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McMahan v. United States

March 2, 2009

ANTONIO MCMAHAN (#16971-424) AND GINO MCMAHAN (#21547-424), PETITIONERS,
v.
UNITED STATES OF AMERICA, RESPONDENT.



The opinion of the court was delivered by: Amy J. St. Eve, District Court Judge

MEMORANDUM OPINION AND ORDER

Before the Court are Petitioners Antonio and Gino McMahan's separate motions to vacate, set aside, or correct their sentences pursuant to 28 U.S.C. § 2255. For the following reasons, the Court denies both Antonio and Gino McMahan's Section 2255 motions.

BACKGROUND

Gino and Antonio McMahan, along with their co-defendants, took part in a long-term drug business on the west side of Chicago and were charged with conspiracy to possess with the intent to distribute narcotics in violation of 21 U.S.C. § 846. In addition, Gino McMahan was charged with one count of distribution of cocaine in violation of 21 U.S.C. § 841(a)(1) and two counts of use of a communication facility to commit a drug trafficking crime in violation of 21 U.S.C. § 843(b). Antonio McMahan was charged with one count of distribution of cocaine and two counts of distribution of heroin in violation of 21 U.S.C. 841(a)(1), as well as three counts of using a communication facility in violation of 21 U.S.C. § 843(b). After a jury trial, the jury found Gino McMahan guilty of conspiracy and distribution of cocaine, but found him not guilty on the Section 843(b) charges. The jury also found Antonio McMahan guilty of all charges against him. The Court then sentenced Gino McMahan to 312 months' imprisonment and Antonio McMahan to 324 months' imprisonment.*fn1 Thereafter, Gino and Antonio McMahan appealed their convictions, which the Court of Appeals for the Seventh Circuit affirmed. See United States v. McMahan, 495 F.3d 410 (7th Cir. 2007).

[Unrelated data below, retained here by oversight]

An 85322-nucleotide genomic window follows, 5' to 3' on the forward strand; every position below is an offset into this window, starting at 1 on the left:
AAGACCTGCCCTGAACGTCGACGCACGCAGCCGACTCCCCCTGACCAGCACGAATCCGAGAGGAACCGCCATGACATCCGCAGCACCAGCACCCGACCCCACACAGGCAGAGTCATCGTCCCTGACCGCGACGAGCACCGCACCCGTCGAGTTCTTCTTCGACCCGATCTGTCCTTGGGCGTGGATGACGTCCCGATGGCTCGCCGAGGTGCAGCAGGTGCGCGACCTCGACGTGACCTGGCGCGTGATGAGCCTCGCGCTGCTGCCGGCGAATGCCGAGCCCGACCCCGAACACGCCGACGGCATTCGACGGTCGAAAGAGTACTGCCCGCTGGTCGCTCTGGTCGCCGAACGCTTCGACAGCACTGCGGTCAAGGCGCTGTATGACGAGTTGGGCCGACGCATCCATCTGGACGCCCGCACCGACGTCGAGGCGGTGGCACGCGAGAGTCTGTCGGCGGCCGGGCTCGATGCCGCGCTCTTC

LEGAL STANDARD

"[R]elief under § 2255 is an extraordinary remedy because it asks the district court essentially to reopen the criminal process to a person who already has had an opportunity for full process." Almonacid v. United States, 476 F.3d 518, 521 (7th Cir. 2007). A district court will only grant a Section 2255 motion to vacate, set aside or correct a sentence if the petitioner establishes "that the district court sentenced him in violation of the Constitution or laws of the United States or that the sentence was in excess of the maximum authorized by law or is otherwise subject to collateral attack." Hays v. United States, 397 F.3d 564, 566-67 (7th Cir. 2005) (citations and internal quotations omitted). A Section 2255 motion is not a substitute for a direct criminal appeal nor is it a means by which a defendant may appeal the same claims a second time. See Varela v. United States, 481 F.3d 932, 935 (7th Cir. 2007) (Section 2255 motion is "neither a recapitulation of nor a substitute for a direct appeal.") (citation omitted). Accordingly, if a Section 2255 petitioner does not raise a claim in his direct appeal, that claim is barred from the Court's collateral review unless the petitioner can demonstrate cause for the procedural default and actual prejudice from the failure to appeal, see Fuller v. United States, 398 F.3d 644, 648 (7th Cir. 2005), that enforcing the procedural default would lead to a "fundamental miscarriage of justice," see Anderson v. Benik, 471 F.3d 811, 815 (7th Cir. 2006), or a change of circumstances involving facts or law. See Varela, 481 F.3d at 935-36. Because claims of ineffective assistance of counsel usually involve evidence outside the trial record, such claims may be brought for the first time in a Section 2255 motion. See Massaro v. United States, 538 U.S. 500, 504, 123 S.Ct. 1690, 155 L.Ed.2d 714 (2003).